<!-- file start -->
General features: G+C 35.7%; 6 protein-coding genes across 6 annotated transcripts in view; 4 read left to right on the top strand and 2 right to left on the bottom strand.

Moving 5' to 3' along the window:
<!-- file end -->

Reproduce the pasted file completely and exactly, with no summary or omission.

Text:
General features: G+C 35.7%; 6 protein-coding genes across 6 annotated transcripts in view; 4 read left to right on the top strand and 2 right to left on the bottom strand.

Moving 5' to 3' along the window: